There are fruits that continue to ripen after harvest. When they are in the vicinity of other fruits, they accelerate their putrefactive process. Find out which ones it is.
Do you know the adage” we don’t mix tea towels and towels”? It also applies to certain fruits that should never rub shoulders. Whether in the refrigerator or on the kitchen counter, it is better to keep them away from one another to avoid disaster. When they come into contact with others, some fruits find themselves rotting in record time. What is the reason for this? How can we prevent this from happening? Discover the chemistry behind this intriguing natural process and the tips for tidying everything up.
What fruits should not be mixed?
There is a category of fruits called“climacteric” fruits. The latter has the particularity of continuing to ripen even after picking, and this, even in your kitchen. This is due to the amount of ethylene they produce and which is higher than those of other fruits. In contrast, the fruits that produce the least tend to stop ripening once they leave their place of growth. However, in the form of invisible gas, ethylene attacks non-climacteric fruits (citrus, strawberry, cherry, raspberry, pineapple, etc.) and causes rapid deterioration when there is contact. It is for this reason that it is better to keep these two categories of fruit away from one another. Among the climacteric fruits, we find apricot, avocado, banana, plum, burgeon, guava, persimmon, fig, lychee, kiwi, mango, tomato, apple, pear, peach, mango, melon, nectarine, papaya, and passion fruit.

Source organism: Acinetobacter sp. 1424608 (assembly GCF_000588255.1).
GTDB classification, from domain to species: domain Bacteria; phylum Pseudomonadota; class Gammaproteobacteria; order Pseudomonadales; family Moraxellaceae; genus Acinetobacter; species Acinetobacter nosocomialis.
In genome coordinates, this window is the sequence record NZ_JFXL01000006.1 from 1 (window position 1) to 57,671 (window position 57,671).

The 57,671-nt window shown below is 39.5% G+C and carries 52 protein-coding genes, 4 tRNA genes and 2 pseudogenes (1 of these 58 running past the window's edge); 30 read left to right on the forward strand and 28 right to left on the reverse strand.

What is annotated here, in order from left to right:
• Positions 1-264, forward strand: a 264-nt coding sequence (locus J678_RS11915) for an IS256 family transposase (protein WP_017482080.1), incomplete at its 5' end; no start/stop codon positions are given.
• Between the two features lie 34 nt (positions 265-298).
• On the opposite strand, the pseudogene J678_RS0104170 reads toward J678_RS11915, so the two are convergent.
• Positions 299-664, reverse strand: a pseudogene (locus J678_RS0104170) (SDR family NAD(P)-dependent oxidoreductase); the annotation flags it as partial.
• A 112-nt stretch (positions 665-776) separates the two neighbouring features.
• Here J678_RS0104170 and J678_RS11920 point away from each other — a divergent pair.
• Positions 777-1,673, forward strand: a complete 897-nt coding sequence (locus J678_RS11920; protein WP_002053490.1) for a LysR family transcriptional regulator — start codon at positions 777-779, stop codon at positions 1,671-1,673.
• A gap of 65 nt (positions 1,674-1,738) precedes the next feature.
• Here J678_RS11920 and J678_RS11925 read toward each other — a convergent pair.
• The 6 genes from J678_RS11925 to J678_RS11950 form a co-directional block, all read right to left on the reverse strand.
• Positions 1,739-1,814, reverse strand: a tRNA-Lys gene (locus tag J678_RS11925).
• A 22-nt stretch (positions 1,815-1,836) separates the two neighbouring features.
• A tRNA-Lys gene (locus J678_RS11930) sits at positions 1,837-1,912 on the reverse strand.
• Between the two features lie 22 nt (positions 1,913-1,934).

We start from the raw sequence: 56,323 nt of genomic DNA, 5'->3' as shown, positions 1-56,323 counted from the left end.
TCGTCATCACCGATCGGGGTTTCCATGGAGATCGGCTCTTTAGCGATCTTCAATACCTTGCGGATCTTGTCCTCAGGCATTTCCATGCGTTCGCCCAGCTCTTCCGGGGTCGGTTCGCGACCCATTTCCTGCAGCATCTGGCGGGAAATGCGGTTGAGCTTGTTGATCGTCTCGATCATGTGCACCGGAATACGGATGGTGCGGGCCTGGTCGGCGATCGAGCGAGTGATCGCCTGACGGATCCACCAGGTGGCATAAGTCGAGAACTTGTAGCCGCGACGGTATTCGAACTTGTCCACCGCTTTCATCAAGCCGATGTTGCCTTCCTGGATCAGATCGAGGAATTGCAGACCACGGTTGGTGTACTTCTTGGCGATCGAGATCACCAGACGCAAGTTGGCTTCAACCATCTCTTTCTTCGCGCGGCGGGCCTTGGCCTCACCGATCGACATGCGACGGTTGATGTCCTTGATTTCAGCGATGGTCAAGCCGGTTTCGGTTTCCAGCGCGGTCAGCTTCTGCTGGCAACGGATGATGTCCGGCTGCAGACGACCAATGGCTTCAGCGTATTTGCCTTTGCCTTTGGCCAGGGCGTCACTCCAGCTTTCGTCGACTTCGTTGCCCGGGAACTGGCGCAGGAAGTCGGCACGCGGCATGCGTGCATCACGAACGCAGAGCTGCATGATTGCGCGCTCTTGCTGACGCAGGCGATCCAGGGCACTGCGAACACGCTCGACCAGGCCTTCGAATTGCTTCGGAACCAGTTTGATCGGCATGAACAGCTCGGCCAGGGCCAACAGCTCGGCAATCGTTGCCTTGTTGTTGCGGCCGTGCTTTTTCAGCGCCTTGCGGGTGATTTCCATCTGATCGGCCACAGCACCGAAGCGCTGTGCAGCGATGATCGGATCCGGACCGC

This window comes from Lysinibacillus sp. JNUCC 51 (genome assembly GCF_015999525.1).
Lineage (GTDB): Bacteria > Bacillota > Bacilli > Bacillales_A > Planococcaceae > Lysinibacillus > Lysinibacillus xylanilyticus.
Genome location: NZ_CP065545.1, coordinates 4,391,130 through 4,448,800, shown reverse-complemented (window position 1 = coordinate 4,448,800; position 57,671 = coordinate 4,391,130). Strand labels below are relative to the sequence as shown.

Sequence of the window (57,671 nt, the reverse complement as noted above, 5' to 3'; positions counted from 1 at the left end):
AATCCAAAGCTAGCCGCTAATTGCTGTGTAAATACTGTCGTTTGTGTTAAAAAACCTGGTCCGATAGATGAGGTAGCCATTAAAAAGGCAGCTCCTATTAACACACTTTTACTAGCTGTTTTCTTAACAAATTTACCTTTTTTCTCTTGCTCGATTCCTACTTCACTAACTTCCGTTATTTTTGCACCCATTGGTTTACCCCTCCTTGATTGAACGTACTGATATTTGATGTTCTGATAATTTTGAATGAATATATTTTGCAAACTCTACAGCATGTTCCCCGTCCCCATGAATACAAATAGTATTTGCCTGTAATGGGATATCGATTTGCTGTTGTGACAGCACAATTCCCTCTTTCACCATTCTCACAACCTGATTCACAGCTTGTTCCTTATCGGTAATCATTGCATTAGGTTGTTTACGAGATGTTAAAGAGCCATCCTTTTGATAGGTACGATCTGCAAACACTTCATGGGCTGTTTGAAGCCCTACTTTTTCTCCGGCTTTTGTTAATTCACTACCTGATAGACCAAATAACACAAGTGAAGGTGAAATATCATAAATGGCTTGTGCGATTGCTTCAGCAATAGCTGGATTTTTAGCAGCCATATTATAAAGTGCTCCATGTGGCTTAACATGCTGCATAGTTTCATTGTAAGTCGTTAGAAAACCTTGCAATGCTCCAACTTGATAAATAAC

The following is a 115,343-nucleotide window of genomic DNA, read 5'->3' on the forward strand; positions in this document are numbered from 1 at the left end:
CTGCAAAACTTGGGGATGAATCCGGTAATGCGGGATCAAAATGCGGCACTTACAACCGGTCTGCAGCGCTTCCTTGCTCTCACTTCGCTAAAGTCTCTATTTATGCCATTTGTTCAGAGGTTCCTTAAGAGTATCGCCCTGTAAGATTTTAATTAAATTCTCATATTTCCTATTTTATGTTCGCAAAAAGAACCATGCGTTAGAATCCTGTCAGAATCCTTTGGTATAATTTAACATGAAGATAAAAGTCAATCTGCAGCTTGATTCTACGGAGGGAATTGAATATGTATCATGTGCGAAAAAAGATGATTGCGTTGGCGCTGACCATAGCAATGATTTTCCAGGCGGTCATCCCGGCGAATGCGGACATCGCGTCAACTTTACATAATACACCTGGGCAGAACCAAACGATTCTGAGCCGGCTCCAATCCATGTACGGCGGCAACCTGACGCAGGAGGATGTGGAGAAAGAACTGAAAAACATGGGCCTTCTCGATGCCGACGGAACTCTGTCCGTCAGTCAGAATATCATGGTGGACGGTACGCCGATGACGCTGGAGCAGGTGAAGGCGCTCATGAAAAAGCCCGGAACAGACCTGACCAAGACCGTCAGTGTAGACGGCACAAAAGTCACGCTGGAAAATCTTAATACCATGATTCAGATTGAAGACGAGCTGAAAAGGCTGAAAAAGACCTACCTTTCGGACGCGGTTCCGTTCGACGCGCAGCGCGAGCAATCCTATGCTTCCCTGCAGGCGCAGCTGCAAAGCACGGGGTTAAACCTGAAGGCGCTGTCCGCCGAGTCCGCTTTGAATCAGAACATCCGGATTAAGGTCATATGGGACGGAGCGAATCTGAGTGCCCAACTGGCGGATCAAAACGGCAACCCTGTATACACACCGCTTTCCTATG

How to properly preserve your climacteric fruits?
As you will have understood, in order to avoid ending up with a basket of rotten oranges because you have added apples, avoid making incompatible mixtures. Store them each on their own to prevent some from rotting others overnight. This involves both the refrigerator and the fruit basket, and even paper bags that do not prevent ethylene from escaping. Store them in different compartments of the fridge if they go cool, and indifferent baskets, if they stay in the open air in the kitchen. On the other hand, you can store several climacteric fruits in the same place. This will help them ripen faster if you have some that are a little green and others a little ripe. Be careful not to use this method with non-climacteric fruits that will pass without transition from not ripe enough to rotten.